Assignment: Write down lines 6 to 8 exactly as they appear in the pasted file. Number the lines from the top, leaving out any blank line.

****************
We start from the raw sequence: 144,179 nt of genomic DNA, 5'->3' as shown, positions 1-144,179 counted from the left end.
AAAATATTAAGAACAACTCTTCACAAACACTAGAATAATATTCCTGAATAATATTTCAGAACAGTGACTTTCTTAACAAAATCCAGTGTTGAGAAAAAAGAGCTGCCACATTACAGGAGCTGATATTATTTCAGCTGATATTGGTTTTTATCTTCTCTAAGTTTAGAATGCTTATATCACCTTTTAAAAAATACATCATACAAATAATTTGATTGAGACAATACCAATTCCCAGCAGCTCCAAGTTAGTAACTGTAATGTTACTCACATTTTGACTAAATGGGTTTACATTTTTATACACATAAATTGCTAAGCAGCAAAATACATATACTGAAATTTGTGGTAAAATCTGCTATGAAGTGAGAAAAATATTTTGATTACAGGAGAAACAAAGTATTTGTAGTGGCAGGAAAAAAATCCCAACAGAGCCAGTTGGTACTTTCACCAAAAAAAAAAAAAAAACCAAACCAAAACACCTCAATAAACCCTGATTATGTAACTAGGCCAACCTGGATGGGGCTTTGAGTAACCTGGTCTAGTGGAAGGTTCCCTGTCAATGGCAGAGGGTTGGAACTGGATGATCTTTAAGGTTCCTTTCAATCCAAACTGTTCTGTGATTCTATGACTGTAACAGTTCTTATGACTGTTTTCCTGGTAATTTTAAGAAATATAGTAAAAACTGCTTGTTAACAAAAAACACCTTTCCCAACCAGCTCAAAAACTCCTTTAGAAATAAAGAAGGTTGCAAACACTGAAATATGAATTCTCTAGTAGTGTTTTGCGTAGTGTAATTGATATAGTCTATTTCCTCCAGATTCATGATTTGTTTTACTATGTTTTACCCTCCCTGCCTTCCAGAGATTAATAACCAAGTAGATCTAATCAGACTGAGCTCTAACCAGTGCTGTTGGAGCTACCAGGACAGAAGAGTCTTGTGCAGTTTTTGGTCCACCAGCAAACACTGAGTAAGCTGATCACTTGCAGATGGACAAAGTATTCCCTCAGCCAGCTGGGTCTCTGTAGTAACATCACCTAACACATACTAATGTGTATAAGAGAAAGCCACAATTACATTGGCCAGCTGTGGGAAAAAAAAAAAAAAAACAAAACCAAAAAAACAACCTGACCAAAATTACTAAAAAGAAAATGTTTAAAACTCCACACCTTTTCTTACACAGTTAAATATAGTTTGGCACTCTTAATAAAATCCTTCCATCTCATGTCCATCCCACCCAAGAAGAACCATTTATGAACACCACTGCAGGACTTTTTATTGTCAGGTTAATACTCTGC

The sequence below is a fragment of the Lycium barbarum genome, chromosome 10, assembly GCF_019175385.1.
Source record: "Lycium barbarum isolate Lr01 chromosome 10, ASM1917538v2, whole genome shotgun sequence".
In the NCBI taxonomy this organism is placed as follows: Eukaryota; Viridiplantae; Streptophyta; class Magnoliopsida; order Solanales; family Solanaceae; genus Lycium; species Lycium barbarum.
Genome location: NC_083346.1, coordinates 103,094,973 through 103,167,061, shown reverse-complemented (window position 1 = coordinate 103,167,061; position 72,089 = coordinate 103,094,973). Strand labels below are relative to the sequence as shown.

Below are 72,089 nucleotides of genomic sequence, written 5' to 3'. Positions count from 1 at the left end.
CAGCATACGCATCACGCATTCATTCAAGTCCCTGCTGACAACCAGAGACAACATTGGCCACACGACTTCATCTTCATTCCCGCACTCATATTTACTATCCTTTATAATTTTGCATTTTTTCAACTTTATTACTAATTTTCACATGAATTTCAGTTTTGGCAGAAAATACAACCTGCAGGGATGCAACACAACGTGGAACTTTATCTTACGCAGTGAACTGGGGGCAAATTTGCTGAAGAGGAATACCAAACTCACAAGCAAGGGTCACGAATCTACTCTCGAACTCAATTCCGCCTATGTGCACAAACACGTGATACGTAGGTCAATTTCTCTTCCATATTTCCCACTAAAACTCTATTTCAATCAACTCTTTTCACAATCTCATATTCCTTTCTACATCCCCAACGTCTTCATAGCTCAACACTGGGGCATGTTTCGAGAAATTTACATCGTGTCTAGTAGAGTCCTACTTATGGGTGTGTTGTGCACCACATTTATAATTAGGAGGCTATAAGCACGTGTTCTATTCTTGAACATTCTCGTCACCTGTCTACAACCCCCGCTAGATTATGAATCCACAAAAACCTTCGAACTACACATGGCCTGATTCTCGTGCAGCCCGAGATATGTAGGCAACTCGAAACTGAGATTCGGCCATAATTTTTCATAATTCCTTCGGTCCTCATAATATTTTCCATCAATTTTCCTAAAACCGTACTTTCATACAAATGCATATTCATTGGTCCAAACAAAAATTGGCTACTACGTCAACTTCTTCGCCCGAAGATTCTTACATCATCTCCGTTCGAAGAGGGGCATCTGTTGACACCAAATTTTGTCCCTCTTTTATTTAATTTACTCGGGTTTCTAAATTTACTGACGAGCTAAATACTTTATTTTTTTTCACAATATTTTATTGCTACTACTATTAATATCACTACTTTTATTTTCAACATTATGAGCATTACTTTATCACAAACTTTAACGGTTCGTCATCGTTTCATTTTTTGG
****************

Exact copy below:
Genome location: NC_083346.1, coordinates 103,094,973 through 103,167,061, shown reverse-complemented (window position 1 = coordinate 103,167,061; position 72,089 = coordinate 103,094,973). Strand labels below are relative to the sequence as shown.

Below are 72,089 nucleotides of genomic sequence, written 5' to 3'. Positions count from 1 at the left end.
CAGCATACGCATCACGCATTCATTCAAGTCCCTGCTGACAACCAGAGACAACATTGGCCACACGACTTCATCTTCATTCCCGCACTCATATTTACTATCCTTTATAATTTTGCATTTTTTCAACTTTATTACTAATTTTCACATGAATTTCAGTTTTGGCAGAAAATACAACCTGCAGGGATGCAACACAACGTGGAACTTTATCTTACGCAGTGAACTGGGGGCAAATTTGCTGAAGAGGAATACCAAACTCACAAGCAAGGGTCACGAATCTACTCTCGAACTCAATTCCGCCTATGTGCACAAACACGTGATACGTAGGTCAATTTCTCTTCCATATTTCCCACTAAAACTCTATTTCAATCAACTCTTTTCACAATCTCATATTCCTTTCTACATCCCCAACGTCTTCATAGCTCAACACTGGGGCATGTTTCGAGAAATTTACATCGTGTCTAGTAGAGTCCTACTTATGGGTGTGTTGTGCACCACATTTATAATTAGGAGGCTATAAGCACGTGTTCTATTCTTGAACATTCTCGTCACCTGTCTACAACCCCCGCTAGATTATGAATCCACAAAAACCTTCGAACTACACATGGCCTGATTCTCGTGCAGCCCGAGATATGTAGGCAACTCGAAACTGAGATTCGGCCATAATTTTTCATAATTCCTTCGGTCCTCATAATATTTTCCATCAATTTTCCTAAAACCGTACTTTCATACAAATGCATATTCATTGGTCCAAACAAAAATTGGCTACTACGTCAACTTCTTCGCCCGAAGATTCTTACATCATCTCCGTTCGAAGAGGGGCATCTGTTGACACCAAATTTTGTCCCTCTTTTATTTAATTTACTCGGGTTTCTAAATTTACTGACGAGCTAAATACTTTATTTTTTTTCACAATATTTTATTGCTACTACTATTAATATCACTACTTTTATTTTCAACATTATGAGCATTACTTTATCACAAACTTTAACGGTTCGTCATCGTTTCATTTTTTGG